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From: williamkempf_at_[hidden]
Date: 2001-10-11 16:42:40

--- In boost_at_y..., "George A. Heintzelman" <georgeh_at_a...> wrote:
> Hi boosters,
> Summary question: Why does boost::condition::timed_wait require a
> ScopedTimedLock in its implementation? It doesn't appear that the
> ScopedTimedLock properties are necessary to the timed wait itself...
> Background:
> I'm trying to do a simplistic thread-cancellation model without
> cancellation in boost::Threads. I have a thread which I want to
wake up
> periodically, process requests which have accumulated, and then go
> to sleep. (There are reasons for not wanting continuous processing,
> I won't go into that).
> However, if the parent thread is dying, I want this child thread to
> signalled, wake up before its time, process any last requests, and
> exit. So I implemented this with a loop:
> bool done = false;
> while(!done) {
> boost::xtime xt;
> xtime_get(&xt,boost::TIME_UTC);
> xt.sec += transmission_delay;
> boost::timed_mutex::scoped_timed_lock
> termination_lock(pimpl->termination_mutex, true);
> pimpl->termination_condition.timed_wait(termination_lock, xt);
> done = terminate;
> // Do other processing...
> }
> Where terminate will be set by another procedure locking then
> the termination mutex.
> My question is: why do I need to use a timed_mutex and
> scoped_timed_lock in this case? I'm not going to have the lock
> just the wait. And this makes me put this 'true' parameter in there
> which is rather non-transparent, shall we say...
> Not that it's really HARD to do, I'm just curious as to whether
> something more subtle being done inside timed_wait, or whether
> restrictions could be loosened.

A "condition variable", which is what the boost::condition type is,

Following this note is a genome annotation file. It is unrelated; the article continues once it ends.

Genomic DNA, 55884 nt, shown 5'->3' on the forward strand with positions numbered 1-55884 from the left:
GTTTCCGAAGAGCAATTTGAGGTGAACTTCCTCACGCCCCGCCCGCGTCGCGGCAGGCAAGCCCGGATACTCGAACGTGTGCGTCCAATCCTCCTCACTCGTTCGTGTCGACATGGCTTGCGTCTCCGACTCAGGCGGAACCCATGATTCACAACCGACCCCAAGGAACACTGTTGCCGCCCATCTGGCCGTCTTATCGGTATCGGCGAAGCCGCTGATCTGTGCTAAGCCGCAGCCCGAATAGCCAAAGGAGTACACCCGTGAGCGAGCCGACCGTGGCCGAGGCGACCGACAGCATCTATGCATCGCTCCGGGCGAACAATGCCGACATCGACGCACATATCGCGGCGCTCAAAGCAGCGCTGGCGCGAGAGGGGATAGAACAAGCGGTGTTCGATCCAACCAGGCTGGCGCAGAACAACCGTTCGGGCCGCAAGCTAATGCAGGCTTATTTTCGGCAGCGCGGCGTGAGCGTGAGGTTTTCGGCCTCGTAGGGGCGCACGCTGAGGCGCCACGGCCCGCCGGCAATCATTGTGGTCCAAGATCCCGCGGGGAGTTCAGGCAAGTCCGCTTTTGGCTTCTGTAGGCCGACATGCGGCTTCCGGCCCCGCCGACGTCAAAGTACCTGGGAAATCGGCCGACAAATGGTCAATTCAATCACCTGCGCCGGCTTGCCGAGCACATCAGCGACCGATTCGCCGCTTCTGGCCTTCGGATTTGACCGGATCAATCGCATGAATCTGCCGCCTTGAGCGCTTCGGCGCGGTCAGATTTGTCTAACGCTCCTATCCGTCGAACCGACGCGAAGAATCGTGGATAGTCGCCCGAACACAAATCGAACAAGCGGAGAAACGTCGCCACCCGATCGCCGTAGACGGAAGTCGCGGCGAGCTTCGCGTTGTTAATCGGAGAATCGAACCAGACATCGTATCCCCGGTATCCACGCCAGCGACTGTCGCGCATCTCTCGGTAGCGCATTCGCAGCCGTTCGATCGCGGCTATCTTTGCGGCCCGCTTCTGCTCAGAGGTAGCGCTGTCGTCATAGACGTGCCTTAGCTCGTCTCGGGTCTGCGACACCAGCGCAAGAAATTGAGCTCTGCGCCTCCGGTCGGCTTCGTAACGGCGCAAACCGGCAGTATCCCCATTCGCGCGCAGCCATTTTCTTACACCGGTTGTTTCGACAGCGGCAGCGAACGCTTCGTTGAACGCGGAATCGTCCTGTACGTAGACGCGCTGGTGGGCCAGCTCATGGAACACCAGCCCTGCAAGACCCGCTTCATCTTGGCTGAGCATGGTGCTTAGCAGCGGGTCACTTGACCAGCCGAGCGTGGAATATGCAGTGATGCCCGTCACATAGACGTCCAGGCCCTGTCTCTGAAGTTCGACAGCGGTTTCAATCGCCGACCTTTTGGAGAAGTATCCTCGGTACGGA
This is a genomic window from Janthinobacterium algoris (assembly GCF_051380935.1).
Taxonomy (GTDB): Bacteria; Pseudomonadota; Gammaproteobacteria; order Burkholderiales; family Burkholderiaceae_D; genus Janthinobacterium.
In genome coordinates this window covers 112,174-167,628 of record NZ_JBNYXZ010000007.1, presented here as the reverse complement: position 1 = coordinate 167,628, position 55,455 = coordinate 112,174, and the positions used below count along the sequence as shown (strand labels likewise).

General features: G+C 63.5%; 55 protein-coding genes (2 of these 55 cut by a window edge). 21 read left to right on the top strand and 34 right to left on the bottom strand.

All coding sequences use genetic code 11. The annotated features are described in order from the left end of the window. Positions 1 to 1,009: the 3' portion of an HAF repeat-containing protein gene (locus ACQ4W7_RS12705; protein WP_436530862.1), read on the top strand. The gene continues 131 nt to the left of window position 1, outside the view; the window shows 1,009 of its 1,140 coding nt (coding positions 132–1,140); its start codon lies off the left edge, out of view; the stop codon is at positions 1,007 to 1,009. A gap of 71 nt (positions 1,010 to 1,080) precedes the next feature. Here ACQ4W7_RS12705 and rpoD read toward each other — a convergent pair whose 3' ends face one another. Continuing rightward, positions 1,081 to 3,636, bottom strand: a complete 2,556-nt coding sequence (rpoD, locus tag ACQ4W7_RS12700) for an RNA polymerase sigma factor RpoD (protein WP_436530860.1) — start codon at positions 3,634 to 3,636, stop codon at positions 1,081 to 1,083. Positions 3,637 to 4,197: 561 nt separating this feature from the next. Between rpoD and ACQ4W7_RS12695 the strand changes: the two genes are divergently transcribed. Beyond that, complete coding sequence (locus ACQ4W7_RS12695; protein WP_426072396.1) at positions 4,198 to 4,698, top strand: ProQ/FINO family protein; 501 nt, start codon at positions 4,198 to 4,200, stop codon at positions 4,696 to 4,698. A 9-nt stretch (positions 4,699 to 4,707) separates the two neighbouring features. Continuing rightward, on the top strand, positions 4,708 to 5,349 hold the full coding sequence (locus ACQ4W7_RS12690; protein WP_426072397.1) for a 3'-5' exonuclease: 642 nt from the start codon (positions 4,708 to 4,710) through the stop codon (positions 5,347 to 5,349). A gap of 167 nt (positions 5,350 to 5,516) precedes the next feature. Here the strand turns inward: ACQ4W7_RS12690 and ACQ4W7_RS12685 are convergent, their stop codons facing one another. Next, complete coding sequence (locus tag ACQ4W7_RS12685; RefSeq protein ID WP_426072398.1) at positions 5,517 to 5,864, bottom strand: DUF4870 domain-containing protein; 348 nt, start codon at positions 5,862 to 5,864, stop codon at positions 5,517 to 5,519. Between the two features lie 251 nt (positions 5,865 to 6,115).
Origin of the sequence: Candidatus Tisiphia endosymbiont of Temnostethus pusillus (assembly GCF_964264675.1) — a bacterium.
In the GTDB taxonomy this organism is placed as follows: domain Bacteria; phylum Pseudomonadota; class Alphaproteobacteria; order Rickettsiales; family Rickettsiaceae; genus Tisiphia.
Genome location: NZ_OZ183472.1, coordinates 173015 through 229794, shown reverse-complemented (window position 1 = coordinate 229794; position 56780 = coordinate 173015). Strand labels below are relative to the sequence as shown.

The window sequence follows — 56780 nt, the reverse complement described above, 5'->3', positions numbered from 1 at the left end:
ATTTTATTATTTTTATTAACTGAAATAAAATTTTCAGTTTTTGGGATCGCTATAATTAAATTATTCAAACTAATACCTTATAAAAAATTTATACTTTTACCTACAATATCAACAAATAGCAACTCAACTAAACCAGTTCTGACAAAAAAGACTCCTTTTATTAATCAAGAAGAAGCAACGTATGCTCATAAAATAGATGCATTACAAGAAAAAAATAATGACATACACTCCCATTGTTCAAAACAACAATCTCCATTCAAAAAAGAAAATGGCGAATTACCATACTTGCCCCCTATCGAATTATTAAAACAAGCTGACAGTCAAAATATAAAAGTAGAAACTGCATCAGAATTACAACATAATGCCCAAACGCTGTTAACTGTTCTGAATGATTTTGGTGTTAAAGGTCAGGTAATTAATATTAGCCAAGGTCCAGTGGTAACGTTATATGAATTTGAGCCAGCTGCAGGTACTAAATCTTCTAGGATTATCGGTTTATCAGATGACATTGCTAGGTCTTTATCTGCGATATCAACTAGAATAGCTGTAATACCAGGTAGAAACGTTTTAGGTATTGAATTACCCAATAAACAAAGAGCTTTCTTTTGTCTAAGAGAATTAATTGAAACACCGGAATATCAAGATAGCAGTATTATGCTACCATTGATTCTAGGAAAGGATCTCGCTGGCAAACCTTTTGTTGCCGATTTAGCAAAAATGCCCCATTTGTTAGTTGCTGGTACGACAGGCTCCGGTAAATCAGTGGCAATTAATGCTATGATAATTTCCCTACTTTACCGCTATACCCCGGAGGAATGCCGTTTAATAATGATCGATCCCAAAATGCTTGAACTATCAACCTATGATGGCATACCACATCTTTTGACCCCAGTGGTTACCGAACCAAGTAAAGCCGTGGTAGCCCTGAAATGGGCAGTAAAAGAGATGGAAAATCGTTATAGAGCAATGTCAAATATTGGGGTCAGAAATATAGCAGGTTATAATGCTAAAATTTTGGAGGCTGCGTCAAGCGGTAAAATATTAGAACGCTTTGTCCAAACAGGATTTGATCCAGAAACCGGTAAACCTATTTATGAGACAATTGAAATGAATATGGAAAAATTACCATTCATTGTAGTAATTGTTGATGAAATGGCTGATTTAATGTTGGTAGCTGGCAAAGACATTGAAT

must work in conjunction with shared data and a mutex. The mutex
must be locked before calls to wait, while the wait operation
atomically unlocks the mutex, waits for the signal and re-locks the
mutex. This insures that the mutex is locked before the wait and
after the wait with no race conditions. The reason that a mutex must
be involved at all is because the condition is waiting for some state
identified by shared data and in order to test the shared data the
whole process must occur within code protected by a locked mutex.
Boost.Threads uses a scoped_lock parameter instead of the more
traditional mutex parameter to insure the mutex is locked.

Looking at your code it appears that you've misused the condition
type (though I may be wrong since I can't see all of your code).
Taking your description the whole process should be something more
like this (poor implementation, but written this way for clarity of
the concept):

// in parent thread when it terminates...
    boost::mutex::scoped_lock lock(child->mutex);
    child->teminate = true;

// in child thread...
    boost::mutex::scoped_lock lock
    boost::xtime xt;
    xtime_get(&xt, boost::TIME_UTC);
    xt.sec += transmission_delay;
    while (!terminate) {
        if (!cond.timed_wait(lock, xt))
    if (terminate)
        // handle termination here
// other processing here

Bill Kempf

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